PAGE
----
Cable Compendium: a guide to the week’s submarine and terrestrial developments

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27 Mar 2020

The Federal Communications Commission (FCC) has extended a Special Temporary Authority (STA) given to GU Holdings (an indirect wholly-owned subsidiary of Google) and Edge USA (a unit of internet giant Facebook) to construct, connect and test the portion of the Pacific Light Cable Network (PLCN) system in US territory during the FCC’s consideration of the applicants’ pending cable landing licence application. The current STA (awarded in September 2019) expires on 28 March 2020, though the FCC has extended it to 22 September 2020. The 12,971km PLCN submarine cable is aiming to link El Segundo (California, US) with Deep Water Bay (Hong Kong), Toucheng (Taiwan) and Baler and San Fernando City (both in the Philippines). The main trunk between the US and Hong Kong will consist of six fibre pairs, and will be owned by GU Holdings, Edge Cable Holdings and Pacific Light Data Communication (PLDC); the branch to Taiwan will be wholly-owned by Google Cable Bermuda, while the two branches to the Philippines will be owned by Edge USA’s affiliate Edge Network Services. As previously reported by TeleGeography’s Cable Compendium, PLDC selected SubCom for the construction of the PLCN system in November 2015.

The Department of Homeland Security (DHS) has withdrawn its request for deferral of action on the application to transfer control of PPC 1 Limited and PPC 1 (US) Inc, joint licensees for the PIPE Pacific Cable-1 (PPC-1) system, from TPG Telecom to Vodafone Hutchinson Australia (VHA). The 6,900km PPC-1 cable, which entered commercial services in October 2009, connects Sydney (Australia) to Piti (Guam) and Madang (Papua New Guinea). TPG Telecom subsequently said in a bourse filling: ‘The company has received required consents from both the Committee for Foreign Investment in the United States (CFIUS) and the US Federal Communications Commission (FCC) … The consents permit the proposed change of control relating to TPG’s submarine cable between Sydney and Guam. TPG is continuing to work towards meeting the remaining regulatory conditions so as to complete the merger with VHA in mid-2020.’

Elsewhere, the DHS has advised the FCC that it has no objection to the FCC’s approval of an application filed by GU Holdings for a licence to construct, land, and operate a non-common carrier fibre-optic submarine cable system, the Dunant, linking Saint-Hilaire-de-Riez in France and Virginia Beach (US), provided that the FCC conditions its approval on GU Holding’s commitment to abide by the undertakings set forth in a Letter of Assurances (LoA) of 10 March 2020. The 6,400km trans-Atlantic cable is expected to launch commercial services by the end of 2020.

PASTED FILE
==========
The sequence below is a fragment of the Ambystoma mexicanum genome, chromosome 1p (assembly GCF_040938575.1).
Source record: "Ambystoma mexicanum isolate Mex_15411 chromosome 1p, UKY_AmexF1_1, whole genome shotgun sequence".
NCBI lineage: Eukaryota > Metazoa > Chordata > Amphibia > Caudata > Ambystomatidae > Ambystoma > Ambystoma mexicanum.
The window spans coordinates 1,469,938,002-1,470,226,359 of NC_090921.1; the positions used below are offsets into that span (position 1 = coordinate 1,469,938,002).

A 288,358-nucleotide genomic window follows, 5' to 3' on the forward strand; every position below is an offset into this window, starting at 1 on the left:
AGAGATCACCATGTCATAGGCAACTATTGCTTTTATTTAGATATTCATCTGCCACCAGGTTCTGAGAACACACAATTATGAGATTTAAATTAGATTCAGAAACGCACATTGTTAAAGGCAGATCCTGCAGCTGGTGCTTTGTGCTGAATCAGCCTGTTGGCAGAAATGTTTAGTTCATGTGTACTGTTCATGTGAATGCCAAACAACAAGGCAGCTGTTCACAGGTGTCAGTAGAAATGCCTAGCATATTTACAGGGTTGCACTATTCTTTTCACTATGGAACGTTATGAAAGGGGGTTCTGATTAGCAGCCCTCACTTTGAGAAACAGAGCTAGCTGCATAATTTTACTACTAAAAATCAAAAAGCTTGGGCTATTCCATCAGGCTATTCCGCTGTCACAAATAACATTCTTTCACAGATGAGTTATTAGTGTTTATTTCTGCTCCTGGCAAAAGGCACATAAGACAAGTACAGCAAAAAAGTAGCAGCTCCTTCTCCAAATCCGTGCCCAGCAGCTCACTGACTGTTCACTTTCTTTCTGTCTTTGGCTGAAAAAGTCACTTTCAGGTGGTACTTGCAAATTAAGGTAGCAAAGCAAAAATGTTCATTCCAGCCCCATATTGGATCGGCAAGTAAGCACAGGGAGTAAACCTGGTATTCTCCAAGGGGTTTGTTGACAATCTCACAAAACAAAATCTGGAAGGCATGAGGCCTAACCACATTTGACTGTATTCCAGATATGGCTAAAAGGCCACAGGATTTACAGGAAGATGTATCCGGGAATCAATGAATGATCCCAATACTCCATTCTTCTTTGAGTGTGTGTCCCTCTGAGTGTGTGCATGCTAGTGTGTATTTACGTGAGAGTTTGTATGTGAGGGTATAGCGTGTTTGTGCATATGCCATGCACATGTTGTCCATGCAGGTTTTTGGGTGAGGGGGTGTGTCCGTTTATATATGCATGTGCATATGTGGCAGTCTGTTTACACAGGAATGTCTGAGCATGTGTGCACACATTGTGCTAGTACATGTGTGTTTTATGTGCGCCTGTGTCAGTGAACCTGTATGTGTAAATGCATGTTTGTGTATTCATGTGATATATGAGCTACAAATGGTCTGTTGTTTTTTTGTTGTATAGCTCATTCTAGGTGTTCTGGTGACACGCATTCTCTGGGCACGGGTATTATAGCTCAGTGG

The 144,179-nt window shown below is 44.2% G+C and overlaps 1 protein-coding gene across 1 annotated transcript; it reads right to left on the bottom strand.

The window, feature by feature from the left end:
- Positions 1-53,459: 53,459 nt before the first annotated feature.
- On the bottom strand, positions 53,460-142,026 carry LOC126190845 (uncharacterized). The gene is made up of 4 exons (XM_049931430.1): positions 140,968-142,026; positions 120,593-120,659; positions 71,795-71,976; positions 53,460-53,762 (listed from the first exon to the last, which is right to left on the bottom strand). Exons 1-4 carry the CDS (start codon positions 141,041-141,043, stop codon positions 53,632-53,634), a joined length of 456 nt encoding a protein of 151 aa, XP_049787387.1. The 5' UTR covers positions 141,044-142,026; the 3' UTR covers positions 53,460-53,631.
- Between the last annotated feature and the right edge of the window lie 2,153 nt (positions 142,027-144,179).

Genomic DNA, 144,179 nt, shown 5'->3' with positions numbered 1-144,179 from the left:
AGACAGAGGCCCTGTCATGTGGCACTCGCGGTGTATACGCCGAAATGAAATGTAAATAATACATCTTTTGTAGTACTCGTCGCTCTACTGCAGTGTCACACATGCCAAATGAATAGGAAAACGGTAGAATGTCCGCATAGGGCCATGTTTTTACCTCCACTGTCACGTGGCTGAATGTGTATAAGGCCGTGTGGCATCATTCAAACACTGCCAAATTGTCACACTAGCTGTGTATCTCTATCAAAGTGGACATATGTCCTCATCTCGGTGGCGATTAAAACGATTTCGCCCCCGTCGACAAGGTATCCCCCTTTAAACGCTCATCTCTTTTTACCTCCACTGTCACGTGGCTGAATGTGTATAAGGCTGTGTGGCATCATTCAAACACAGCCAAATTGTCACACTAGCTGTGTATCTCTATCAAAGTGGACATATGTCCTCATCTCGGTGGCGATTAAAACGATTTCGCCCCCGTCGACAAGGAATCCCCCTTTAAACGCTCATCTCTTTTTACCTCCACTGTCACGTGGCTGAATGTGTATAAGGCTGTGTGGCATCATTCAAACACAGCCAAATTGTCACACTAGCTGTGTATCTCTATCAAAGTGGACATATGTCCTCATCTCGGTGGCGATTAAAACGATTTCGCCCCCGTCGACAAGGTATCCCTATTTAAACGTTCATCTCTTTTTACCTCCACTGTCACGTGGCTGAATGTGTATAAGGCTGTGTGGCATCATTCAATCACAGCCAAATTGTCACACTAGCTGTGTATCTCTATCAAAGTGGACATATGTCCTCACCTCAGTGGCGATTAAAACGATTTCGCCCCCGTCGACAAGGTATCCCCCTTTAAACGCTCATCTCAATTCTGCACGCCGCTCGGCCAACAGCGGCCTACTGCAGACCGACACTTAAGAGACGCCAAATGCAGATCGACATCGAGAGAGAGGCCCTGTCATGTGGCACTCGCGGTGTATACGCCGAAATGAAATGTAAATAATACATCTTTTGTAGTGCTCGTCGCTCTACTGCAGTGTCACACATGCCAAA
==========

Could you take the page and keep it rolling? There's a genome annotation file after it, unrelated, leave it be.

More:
The US International Development Finance Corporation (DFC) has approved a USD190 million loan to Nevada-based Trans Pacific Networks (TPN), which will support the deployment of what is claimed to be ‘the world’s longest telecommunications cable’. It will directly connect Singapore, Indonesia and the US, and have the capability to serve several markets in Southeast Asia and the Pacific. The planned digital infrastructure will improve the availability of secure international bandwidth capacity to the Indo-Pacific region.

Societe de Gestion du Backbone National (SOGEB), which was established in December 2014 to manage Guinea’s national backbone project, has announced that the project has now been completed, with the national fibre-optic network reaching a total length of 4,352km by March 2020. The Minister of Posts, Telecommunications and Digital Economy first announced plans to deploy the national fibre backbone in February 2012, with China’s Huawei securing a USD238 million contract to construct the fibre-optic network, dubbed National Backbone, that month, to be largely financed by Chinese loans. Work on laying the cables began in July 2015.

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